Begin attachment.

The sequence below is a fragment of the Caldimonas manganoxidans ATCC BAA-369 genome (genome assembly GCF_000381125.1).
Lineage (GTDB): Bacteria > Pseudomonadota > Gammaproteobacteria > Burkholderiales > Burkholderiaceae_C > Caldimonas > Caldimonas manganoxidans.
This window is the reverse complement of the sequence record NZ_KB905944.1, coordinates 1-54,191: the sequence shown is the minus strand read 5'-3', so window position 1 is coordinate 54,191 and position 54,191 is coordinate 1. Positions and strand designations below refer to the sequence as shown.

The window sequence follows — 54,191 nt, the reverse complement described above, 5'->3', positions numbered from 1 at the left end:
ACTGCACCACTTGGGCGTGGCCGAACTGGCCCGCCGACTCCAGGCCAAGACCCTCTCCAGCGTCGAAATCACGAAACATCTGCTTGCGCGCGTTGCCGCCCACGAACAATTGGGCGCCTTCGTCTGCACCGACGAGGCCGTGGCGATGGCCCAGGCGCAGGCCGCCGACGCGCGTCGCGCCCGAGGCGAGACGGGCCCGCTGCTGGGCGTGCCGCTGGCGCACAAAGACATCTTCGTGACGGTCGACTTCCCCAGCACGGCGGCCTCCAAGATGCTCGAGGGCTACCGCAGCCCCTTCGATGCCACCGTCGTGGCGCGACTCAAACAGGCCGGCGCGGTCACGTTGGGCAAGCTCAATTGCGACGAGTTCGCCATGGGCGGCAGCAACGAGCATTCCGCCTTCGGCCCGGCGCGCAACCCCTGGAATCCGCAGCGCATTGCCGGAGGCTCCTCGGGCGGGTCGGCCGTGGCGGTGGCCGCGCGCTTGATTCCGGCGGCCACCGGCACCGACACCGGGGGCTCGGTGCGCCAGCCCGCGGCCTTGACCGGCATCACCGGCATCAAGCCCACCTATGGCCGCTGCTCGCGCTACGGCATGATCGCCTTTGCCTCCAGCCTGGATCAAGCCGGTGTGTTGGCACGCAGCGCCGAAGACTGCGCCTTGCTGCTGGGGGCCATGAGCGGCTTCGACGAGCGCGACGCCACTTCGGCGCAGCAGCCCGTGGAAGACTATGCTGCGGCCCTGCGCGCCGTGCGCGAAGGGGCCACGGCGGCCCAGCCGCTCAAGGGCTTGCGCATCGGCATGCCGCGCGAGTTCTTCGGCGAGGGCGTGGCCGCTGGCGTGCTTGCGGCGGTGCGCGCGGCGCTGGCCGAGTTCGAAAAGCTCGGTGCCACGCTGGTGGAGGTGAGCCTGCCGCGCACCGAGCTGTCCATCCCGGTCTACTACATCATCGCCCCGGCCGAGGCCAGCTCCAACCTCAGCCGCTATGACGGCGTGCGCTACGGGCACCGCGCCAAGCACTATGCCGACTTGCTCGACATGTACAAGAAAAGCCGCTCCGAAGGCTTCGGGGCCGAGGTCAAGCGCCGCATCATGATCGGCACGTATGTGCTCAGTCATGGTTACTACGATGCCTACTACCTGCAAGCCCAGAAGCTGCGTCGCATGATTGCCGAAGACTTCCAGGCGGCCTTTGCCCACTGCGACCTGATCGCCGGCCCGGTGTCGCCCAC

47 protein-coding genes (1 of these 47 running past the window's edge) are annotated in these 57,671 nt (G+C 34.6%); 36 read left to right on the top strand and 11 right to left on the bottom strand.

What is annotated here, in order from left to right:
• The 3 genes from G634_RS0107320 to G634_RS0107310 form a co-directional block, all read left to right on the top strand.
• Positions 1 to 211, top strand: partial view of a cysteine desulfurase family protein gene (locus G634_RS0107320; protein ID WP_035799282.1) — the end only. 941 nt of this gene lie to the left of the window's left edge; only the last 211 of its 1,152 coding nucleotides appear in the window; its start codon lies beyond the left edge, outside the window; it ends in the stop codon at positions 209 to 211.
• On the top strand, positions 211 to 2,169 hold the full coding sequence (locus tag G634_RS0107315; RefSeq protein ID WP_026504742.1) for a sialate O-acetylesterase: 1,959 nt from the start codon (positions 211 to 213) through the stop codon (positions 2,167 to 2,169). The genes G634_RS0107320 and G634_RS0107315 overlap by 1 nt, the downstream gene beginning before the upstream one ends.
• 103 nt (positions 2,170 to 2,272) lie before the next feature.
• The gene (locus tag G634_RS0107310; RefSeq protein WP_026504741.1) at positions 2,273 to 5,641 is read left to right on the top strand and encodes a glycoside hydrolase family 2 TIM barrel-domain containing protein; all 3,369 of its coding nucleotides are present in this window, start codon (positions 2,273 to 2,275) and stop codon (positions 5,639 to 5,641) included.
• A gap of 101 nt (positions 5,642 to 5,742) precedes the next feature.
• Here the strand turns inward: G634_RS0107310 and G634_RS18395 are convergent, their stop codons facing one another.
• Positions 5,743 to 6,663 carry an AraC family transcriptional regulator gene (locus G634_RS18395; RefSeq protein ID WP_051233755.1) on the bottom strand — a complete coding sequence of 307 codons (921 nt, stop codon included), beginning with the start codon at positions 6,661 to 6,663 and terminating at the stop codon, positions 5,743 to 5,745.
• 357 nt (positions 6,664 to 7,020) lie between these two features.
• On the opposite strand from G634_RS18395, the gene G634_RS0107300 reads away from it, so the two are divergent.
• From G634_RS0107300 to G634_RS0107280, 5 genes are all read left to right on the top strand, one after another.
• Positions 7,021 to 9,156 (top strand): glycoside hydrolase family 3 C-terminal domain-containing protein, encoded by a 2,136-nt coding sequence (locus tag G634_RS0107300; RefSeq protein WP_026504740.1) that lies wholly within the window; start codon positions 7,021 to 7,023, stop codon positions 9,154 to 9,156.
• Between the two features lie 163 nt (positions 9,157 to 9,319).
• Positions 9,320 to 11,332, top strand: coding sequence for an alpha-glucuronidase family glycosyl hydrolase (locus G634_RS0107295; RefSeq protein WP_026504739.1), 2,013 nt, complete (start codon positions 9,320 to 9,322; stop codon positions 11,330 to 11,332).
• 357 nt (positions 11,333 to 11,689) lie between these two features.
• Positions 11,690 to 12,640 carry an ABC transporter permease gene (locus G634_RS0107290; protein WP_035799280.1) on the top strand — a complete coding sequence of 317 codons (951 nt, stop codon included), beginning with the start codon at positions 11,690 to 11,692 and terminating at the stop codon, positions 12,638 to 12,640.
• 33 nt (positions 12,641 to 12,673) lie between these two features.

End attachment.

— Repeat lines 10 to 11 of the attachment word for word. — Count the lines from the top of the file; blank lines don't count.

• On the top strand, positions 211 to 2,169 hold the full coding sequence (locus tag G634_RS0107315; RefSeq protein ID WP_026504742.1) for a sialate O-acetylesterase: 1,959 nt from the start codon (positions 211 to 213) through the stop codon (positions 2,167 to 2,169). The genes G634_RS0107320 and G634_RS0107315 overlap by 1 nt, the downstream gene beginning before the upstream one ends.
• 103 nt (positions 2,170 to 2,272) lie before the next feature.